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Reston Microbiology Laboratory

The RML research team conducts research on the fate of contaminants and nutrients in surface and subsurface environments with the goal of understanding how interactions between microbes and their environment can be used to solve anthropogenic issues. The team has expertise in microbial ecology, biogeochemistry, geomicrobiology, and molecular biology. We combine field observations and laboratory experiments to determine how microbes impact contaminant mitigation, environmental health, energy production, and carbon cycling.

News

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Department of Interior Secretary Ryan Zinke Visits with Scientists from the Reston Biogeochemical Processes in Groundwater Lab

Publications

Acetylenotrophic and diazotrophic Bradyrhizobium sp. strain I71 from TCE-contaminated soils

AbstractAcetylene (C2H2) is a molecule rarely found in nature, with very few known natural sources, but acetylenotrophic microorganisms can use acetylene as their primary carbon and energy source. As of 2018 there were 15 known strains of aerobic and anaerobic acetylenotrophs; however, we hypothesize there may yet be unrecognized diversity of acetylenotrophs in nature. This study expands the known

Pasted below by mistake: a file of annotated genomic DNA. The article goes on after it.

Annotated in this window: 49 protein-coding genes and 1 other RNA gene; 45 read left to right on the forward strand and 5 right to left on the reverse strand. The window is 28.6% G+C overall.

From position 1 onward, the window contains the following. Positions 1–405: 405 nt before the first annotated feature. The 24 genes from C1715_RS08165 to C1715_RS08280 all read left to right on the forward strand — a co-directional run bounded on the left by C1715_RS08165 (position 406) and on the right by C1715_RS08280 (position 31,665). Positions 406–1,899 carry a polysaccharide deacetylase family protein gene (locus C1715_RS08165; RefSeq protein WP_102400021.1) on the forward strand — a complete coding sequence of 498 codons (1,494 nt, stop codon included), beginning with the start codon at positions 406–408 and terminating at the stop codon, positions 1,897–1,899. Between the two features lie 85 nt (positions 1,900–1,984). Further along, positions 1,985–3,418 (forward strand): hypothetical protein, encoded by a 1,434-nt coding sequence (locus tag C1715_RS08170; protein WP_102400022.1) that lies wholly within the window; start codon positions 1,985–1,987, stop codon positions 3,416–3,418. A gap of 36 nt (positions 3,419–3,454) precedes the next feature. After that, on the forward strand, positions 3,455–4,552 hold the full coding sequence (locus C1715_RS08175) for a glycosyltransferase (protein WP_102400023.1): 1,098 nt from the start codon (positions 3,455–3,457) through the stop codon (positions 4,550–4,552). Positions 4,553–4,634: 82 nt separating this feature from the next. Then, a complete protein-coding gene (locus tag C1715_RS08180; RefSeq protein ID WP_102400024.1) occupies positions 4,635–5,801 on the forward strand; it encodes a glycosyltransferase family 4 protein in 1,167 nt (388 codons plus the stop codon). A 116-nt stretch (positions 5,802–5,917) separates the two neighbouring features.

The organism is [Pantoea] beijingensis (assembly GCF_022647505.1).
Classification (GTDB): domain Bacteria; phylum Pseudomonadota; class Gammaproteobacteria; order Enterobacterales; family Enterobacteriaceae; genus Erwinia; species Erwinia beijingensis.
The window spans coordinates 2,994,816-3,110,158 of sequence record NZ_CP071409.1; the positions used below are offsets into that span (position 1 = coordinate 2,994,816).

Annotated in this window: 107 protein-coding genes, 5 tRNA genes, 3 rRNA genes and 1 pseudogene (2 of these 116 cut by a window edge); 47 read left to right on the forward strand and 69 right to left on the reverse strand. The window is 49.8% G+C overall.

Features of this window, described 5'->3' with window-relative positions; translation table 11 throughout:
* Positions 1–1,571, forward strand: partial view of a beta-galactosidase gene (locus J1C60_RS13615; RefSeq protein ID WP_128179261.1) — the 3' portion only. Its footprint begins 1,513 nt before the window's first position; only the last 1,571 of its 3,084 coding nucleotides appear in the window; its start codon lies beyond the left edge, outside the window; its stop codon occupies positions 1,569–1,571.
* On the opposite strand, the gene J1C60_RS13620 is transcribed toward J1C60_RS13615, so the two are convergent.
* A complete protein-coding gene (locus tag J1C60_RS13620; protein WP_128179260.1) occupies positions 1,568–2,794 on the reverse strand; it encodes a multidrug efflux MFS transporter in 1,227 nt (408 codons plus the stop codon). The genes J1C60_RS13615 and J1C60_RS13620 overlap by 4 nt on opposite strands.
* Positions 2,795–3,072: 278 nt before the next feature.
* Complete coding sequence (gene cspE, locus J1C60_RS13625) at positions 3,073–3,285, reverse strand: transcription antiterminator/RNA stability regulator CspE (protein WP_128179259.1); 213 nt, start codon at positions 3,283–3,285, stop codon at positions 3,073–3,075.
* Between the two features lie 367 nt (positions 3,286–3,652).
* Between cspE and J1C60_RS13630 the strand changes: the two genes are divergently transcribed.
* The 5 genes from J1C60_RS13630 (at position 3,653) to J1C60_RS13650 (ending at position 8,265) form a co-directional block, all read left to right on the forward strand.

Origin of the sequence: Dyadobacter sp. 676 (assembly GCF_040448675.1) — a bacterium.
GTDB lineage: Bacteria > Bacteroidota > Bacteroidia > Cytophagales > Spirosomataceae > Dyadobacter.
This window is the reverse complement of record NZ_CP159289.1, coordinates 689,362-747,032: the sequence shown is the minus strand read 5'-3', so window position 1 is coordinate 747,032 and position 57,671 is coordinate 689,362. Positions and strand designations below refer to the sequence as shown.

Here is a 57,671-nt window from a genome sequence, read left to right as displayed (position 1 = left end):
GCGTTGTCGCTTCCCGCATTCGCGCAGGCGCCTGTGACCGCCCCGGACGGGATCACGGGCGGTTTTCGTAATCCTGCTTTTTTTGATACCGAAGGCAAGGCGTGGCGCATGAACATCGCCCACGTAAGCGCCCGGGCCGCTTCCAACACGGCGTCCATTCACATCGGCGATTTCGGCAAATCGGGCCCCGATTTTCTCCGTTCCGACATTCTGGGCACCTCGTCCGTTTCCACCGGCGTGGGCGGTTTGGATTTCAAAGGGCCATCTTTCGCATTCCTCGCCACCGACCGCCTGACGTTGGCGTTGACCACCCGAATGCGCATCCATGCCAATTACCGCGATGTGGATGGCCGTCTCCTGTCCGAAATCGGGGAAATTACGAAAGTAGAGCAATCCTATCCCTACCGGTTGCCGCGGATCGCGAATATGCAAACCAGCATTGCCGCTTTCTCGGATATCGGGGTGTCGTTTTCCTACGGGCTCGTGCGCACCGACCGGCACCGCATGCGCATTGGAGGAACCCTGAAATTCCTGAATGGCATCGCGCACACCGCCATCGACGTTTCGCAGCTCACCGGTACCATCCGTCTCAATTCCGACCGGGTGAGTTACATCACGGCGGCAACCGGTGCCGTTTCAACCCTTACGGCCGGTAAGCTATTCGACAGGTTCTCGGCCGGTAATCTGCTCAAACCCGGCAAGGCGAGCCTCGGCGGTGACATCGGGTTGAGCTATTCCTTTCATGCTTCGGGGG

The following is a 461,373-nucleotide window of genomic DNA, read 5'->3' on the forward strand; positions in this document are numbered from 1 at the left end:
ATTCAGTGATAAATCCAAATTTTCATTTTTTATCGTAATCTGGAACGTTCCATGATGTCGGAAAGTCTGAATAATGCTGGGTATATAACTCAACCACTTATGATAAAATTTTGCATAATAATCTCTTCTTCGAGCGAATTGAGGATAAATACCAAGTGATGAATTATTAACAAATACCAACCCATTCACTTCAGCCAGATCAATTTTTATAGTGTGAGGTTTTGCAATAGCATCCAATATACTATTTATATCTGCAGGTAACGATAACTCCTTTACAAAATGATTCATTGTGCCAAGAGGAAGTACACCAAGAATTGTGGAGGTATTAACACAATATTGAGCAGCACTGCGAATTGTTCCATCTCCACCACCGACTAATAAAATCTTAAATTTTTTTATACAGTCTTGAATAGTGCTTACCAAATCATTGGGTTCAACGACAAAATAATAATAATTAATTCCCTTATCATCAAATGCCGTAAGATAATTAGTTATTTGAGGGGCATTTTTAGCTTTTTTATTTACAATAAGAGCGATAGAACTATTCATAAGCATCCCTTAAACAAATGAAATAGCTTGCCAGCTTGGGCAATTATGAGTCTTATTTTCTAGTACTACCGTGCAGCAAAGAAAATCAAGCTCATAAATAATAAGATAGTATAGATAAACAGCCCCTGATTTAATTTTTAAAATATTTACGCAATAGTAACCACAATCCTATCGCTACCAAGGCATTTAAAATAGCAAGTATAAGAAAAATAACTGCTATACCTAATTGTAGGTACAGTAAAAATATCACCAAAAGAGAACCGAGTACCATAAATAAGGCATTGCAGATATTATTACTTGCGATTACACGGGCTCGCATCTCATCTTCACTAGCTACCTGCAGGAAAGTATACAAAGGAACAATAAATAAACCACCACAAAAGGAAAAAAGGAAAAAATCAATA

Microbial community response to a bioaugmentation test to degrade trichloroethylene in a fractured rock aquifer, Trenton, N.J

Bioaugmentation is a promising strategy for enhancing trichloroethylene (TCE) degradation in fractured rock. However, slow or incomplete biodegradation can lead to stalling at degradation byproducts such as 1,2-dichloroethene (cis-DCE) and vinyl chloride (VC). Over the course of 7 years, we examined the response of groundwater microbial populations in a bioaugmentation test where an emulsified veg

Complete genome sequence of Rhodococcus opacus strain MoAcy1 (DSM 44186), an aerobic acetylenotroph isolated from soil

We report the genome of Rhodococcus opacus strain MoAcy1 (DSM 44186), an aerobic soil isolate capable of using acetylene as its primary carbon and energy source (acetylenotrophy). The genome is composed of a single circular chromosome of ∼8 Mbp and two closed plasmids, with a G+C content of 67.3%.

Science

Two Scientists Receive Early Career Excellence in Leadership Award

The U.S. Geological Survey (USGS) 2016 Early Career Excellence in Leadership Award was given to Dr. Denise M. Akob and Dr. Karl B. Haase. Drs. Akob and Haase have demonstrated outstanding leadership through their scientific accomplishments and service to the USGS.
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Two Scientists Receive Early Career Excellence in Leadership Award

The U.S. Geological Survey (USGS) 2016 Early Career Excellence in Leadership Award was given to Dr. Denise M. Akob and Dr. Karl B. Haase. Drs. Akob and Haase have demonstrated outstanding leadership through their scientific accomplishments and service to the USGS.
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